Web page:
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East 12th Street rezoning wins final approval

Wednesday, September 27, 2023 by Jo Clifton

City Council gave final approval last week to a major change in land use on East 12th Street from commercial to mixed use, including an increase in height limits from 40 feet to 60 feet. The properties in question are within Council Member Natasha Harper-Madison’s district, and she strongly defended her support for the changes for 3117 and 3121 E. 12th St.

The vote was 10-0, with Council Member Chito Vela off the dais. He was also off the dais when Council approved the change on first reading two weeks ago.

While some neighborhood advocates argued against the change, which also required an amendment to the Rosewood Neighborhood Plan, others offered their support. Ahmad Ahmed, who lives in the McKinley Heights neighborhood next to the proposed development, told Council that “12th Street is currently littered with empty lots and dilapidated properties.”

“Relaxed zoning will incentivize developers to develop on these properties,” he continued. “Moreover, denser, taller construction on a major east-west urban corridor like 12th Street allows for … more housing supply, which helps alleviate the housing affordability issues in East Austin.”

In addition, Ahmed said the changes would allow for “more lifestyle retail in our neighborhoods such as grocery stores, restaurants, barbershops and coffee shops” and encourage use of existing public transportation in the area.

Four members of the Rosewood Neighborhood Contact Team wrote a letter to Council opposing changes to the neighborhood plan and questioning whether the applicant, Geyser Group, planned to build anything, suggesting that they were “seeking entitlement increases to attract investment and/or more profitable financing.” Jane Rivera, Gilbert Rivera, Christopher Page and Jenny Grayson noted that they had met with the applicant in meetings facilitated by Harper-Madison’s office.

Page appeared in person at Thursday’s meeting, angrily denouncing the zoning changes and implying that Council was being influenced by developer money. He also said the city had wrongly rejected the neighborhood’s valid petition. However, that would have made no difference in the outcome because of the unanimous vote. The valid petition would have required nine Council members to approve the change instead of six.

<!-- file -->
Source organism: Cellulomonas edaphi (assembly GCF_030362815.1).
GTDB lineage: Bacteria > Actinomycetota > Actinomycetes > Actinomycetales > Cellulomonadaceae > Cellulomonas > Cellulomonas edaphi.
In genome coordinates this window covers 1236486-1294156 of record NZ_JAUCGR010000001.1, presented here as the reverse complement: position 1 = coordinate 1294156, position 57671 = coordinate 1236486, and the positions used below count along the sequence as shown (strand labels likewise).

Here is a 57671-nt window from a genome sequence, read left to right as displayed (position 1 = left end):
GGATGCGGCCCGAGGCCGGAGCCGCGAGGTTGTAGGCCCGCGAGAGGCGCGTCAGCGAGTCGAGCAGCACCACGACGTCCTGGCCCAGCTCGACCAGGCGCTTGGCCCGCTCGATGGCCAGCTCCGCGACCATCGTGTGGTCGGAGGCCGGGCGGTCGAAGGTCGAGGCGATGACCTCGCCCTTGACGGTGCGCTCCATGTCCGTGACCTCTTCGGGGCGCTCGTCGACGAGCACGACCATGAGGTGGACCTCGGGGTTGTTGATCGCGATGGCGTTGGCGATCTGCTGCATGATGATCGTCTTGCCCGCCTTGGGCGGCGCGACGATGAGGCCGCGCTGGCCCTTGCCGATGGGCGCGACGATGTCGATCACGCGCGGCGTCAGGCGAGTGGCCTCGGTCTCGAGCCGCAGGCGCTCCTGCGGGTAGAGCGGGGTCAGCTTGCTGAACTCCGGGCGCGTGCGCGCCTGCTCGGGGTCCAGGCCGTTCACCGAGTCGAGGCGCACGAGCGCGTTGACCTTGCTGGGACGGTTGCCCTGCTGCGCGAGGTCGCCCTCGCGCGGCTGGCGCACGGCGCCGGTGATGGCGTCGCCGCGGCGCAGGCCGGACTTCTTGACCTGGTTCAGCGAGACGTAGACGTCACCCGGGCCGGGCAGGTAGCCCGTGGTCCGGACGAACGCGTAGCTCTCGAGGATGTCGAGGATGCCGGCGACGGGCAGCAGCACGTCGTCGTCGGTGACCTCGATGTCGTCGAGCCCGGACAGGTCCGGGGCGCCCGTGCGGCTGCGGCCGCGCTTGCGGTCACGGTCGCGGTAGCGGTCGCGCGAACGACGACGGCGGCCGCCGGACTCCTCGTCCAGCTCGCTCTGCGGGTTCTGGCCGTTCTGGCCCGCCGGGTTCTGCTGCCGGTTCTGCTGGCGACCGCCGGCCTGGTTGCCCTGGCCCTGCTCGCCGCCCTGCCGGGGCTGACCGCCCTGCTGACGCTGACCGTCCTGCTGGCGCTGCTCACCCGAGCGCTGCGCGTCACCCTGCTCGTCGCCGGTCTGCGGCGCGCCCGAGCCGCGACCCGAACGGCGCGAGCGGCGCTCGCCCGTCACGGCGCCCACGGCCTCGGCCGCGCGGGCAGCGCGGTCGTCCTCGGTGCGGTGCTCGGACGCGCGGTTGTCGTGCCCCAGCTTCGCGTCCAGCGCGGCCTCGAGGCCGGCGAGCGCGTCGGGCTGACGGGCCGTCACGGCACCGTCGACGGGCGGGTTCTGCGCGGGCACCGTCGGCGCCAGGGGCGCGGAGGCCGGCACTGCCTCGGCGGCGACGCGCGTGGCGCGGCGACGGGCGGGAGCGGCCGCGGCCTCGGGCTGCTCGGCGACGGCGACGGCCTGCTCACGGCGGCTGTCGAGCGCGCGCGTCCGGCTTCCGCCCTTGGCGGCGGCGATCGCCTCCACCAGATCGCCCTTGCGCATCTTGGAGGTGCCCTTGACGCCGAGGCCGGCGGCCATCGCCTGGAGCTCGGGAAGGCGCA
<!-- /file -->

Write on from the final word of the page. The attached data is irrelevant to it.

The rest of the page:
One of those speaking in favor of the change read a letter from longtime area resident Louis Herrera. In that letter, Herrera said that he lives on Oak Springs Drive in a house where he grew up and his family has lived for the past 80 years.

“I’ve seen a lot of change over the years, and have been actively involved in the neighborhood’s development. In fact, I was part of the group that crafted the current Rosewood Neighborhood Plan,” he wrote. “I have personally met with the applicant and I agree that their plan for the property is better than what could be done today under the current zoning. The 40-foot height limitation that we put in place for the Rosewood Neighborhood Plan roughly 20 years ago is no longer proper for that site. I believe the 12th Street corridor is an area well suited for a project with more height. I also am a fan of the project’s plan to include affordable housing.”

Most of those speaking in favor of the new zoning thanked Harper-Madison and her staff for facilitating meetings between representatives of the developer and neighborhood residents.

Harper-Madison expressed her discomfort from the many thanks that she had received from lawyers and developer’s representatives.

“I only introduced you to my staff so they could help facilitate a connection with the community – exclusively. So please don’t step up there and thank me. You already heard what they said about me. I’m a developer’s shill apparently – which I’m not. I’m a hometown girl and there’s not a single person who runs for office who doesn’t take money from developers at some point. Campaigns run on money. You gotta take money. So, please stop thanking me.

“As this dais, my community and the neighborhood knows, I’ve been a staunch supporter of increasing access to housing, especially when there will be income-restricted units on-site. The property is near transit and there are no existing residents. I repeat, there are no existing residents being displaced by the new development. There are no houses there. This rezoning allows for that opportunity.”

To those who disagreed, Harper-Madison said, “I absolutely hear you. I just think that given the alternative this is a good project. The alternative is that it sits there and it languishes. I’m from the 12th Street area, I’m from that neighborhood. And if I agree with the development, I’m telling you that if I think it’s a good idea and my family thinks it’s a good idea, I think that it that should be taken into consideration.”

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